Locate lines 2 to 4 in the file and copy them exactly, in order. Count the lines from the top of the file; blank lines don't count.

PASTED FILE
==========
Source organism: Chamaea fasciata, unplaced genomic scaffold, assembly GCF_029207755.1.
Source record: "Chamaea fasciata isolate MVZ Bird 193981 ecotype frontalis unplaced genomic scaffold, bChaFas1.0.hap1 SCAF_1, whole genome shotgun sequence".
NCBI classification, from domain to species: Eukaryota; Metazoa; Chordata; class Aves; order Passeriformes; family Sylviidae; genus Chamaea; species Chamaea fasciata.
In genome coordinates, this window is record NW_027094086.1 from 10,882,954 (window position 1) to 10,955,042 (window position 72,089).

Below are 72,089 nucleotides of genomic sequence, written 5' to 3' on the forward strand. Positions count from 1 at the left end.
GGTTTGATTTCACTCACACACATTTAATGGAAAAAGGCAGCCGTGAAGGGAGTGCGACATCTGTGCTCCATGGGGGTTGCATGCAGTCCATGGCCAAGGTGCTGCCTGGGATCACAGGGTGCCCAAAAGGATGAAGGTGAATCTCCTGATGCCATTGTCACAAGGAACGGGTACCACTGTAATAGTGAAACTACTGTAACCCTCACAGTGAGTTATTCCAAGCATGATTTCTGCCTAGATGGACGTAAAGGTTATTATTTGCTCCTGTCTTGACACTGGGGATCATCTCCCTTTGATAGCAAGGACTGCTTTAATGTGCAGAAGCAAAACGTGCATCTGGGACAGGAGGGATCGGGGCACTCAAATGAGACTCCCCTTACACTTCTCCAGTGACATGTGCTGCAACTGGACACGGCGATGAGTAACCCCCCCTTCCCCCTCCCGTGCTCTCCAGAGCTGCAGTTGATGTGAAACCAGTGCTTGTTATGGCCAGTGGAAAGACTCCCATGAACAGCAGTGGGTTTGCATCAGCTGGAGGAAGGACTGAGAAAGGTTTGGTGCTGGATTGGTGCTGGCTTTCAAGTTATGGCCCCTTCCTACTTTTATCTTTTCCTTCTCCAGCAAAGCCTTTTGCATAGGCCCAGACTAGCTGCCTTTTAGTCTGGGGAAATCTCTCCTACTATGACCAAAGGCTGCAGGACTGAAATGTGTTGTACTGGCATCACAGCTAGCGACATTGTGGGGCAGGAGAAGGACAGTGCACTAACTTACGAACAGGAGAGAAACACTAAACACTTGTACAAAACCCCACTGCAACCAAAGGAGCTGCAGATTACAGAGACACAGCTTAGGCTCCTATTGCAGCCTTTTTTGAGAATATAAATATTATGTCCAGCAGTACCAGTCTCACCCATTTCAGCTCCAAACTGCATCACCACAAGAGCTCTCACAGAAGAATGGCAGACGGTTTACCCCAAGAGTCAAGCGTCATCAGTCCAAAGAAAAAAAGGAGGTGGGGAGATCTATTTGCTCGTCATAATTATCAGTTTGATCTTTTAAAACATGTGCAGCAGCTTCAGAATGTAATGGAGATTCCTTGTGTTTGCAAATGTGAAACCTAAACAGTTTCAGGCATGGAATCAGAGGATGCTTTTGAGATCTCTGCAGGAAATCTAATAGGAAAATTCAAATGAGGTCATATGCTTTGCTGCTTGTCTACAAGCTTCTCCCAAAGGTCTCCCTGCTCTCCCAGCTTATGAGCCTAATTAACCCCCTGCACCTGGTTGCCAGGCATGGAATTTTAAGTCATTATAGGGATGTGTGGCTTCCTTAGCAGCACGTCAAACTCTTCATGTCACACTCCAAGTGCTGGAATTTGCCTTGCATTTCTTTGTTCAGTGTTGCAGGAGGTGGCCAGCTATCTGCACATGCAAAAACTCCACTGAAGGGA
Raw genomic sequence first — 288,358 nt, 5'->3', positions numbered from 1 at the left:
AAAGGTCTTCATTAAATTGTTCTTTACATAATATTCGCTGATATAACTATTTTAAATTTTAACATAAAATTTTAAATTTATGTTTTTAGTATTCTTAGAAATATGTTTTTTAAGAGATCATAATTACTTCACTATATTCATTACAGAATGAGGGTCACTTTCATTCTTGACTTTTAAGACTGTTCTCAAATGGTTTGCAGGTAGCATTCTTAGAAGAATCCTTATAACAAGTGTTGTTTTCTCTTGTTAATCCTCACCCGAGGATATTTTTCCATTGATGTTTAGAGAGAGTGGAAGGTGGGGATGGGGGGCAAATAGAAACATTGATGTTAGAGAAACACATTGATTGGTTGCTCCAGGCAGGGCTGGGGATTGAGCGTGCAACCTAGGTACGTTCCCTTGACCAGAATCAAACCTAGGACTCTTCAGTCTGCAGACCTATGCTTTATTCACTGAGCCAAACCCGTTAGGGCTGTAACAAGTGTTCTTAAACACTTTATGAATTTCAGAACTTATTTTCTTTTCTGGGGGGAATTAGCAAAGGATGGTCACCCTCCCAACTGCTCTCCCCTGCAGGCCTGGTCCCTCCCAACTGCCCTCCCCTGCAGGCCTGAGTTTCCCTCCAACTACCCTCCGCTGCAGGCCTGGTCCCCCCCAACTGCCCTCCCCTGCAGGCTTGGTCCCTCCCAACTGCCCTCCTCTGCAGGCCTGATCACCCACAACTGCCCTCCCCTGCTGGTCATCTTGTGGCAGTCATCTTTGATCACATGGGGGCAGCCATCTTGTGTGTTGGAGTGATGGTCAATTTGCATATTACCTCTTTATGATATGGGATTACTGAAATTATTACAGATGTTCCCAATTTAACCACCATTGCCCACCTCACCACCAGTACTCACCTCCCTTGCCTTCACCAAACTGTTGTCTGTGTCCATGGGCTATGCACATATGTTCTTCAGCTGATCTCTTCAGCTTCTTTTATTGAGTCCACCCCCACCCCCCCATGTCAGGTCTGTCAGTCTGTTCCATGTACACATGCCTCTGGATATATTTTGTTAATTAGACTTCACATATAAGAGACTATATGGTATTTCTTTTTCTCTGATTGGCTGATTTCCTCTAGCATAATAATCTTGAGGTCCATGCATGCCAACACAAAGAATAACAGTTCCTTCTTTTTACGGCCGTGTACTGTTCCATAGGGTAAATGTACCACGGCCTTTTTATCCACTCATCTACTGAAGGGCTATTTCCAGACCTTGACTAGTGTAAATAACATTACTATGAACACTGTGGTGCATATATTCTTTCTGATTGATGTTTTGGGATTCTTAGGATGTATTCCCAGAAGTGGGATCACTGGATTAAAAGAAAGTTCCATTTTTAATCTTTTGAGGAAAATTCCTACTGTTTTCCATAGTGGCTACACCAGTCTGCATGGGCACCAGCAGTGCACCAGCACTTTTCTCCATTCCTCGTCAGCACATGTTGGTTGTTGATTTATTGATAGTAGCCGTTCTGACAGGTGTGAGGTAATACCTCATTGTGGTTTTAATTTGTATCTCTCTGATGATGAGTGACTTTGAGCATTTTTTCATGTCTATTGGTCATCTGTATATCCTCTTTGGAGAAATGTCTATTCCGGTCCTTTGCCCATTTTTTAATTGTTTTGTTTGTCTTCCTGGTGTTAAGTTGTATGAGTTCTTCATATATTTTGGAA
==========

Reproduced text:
Source record: "Chamaea fasciata isolate MVZ Bird 193981 ecotype frontalis unplaced genomic scaffold, bChaFas1.0.hap1 SCAF_1, whole genome shotgun sequence".
NCBI classification, from domain to species: Eukaryota; Metazoa; Chordata; class Aves; order Passeriformes; family Sylviidae; genus Chamaea; species Chamaea fasciata.
In genome coordinates, this window is record NW_027094086.1 from 10,882,954 (window position 1) to 10,955,042 (window position 72,089).